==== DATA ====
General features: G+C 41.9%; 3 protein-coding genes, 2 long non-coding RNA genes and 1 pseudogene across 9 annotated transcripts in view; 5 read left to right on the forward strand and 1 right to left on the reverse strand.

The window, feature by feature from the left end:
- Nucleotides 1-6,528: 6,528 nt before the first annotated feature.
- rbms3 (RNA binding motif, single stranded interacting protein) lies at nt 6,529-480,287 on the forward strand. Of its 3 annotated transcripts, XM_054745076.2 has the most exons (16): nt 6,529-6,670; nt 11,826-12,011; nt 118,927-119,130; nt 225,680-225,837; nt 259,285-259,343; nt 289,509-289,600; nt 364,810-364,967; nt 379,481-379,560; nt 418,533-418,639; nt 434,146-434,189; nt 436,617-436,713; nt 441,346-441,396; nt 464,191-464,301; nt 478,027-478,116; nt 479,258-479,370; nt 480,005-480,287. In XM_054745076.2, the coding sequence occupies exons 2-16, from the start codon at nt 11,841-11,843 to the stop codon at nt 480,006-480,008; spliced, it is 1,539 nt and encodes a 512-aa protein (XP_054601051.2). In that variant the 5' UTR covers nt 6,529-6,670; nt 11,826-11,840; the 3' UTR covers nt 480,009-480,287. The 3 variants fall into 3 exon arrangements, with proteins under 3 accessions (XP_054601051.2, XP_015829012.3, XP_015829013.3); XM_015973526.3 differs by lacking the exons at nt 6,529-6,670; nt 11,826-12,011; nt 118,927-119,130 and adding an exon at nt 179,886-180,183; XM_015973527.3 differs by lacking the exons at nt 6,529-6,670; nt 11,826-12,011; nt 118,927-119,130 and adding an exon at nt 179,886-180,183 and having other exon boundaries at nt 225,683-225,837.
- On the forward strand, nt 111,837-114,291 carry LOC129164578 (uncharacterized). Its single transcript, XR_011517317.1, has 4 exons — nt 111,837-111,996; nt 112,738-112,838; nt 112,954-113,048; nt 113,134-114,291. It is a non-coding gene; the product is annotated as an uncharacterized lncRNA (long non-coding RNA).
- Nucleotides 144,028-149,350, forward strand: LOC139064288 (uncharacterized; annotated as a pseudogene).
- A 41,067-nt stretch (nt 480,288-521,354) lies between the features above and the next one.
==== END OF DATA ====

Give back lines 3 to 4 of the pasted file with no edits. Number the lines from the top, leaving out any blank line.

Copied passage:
- Nucleotides 1-6,528: 6,528 nt before the first annotated feature.
- rbms3 (RNA binding motif, single stranded interacting protein) lies at nt 6,529-480,287 on the forward strand. Of its 3 annotated transcripts, XM_054745076.2 has the most exons (16): nt 6,529-6,670; nt 11,826-12,011; nt 118,927-119,130; nt 225,680-225,837; nt 259,285-259,343; nt 289,509-289,600; nt 364,810-364,967; nt 379,481-379,560; nt 418,533-418,639; nt 434,146-434,189; nt 436,617-436,713; nt 441,346-441,396; nt 464,191-464,301; nt 478,027-478,116; nt 479,258-479,370; nt 480,005-480,287. In XM_054745076.2, the coding sequence occupies exons 2-16, from the start codon at nt 11,841-11,843 to the stop codon at nt 480,006-480,008; spliced, it is 1,539 nt and encodes a 512-aa protein (XP_054601051.2). In that variant the 5' UTR covers nt 6,529-6,670; nt 11,826-11,840; the 3' UTR covers nt 480,009-480,287. The 3 variants fall into 3 exon arrangements, with proteins under 3 accessions (XP_054601051.2, XP_015829012.3, XP_015829013.3); XM_015973526.3 differs by lacking the exons at nt 6,529-6,670; nt 11,826-12,011; nt 118,927-119,130 and adding an exon at nt 179,886-180,183; XM_015973527.3 differs by lacking the exons at nt 6,529-6,670; nt 11,826-12,011; nt 118,927-119,130 and adding an exon at nt 179,886-180,183 and having other exon boundaries at nt 225,683-225,837.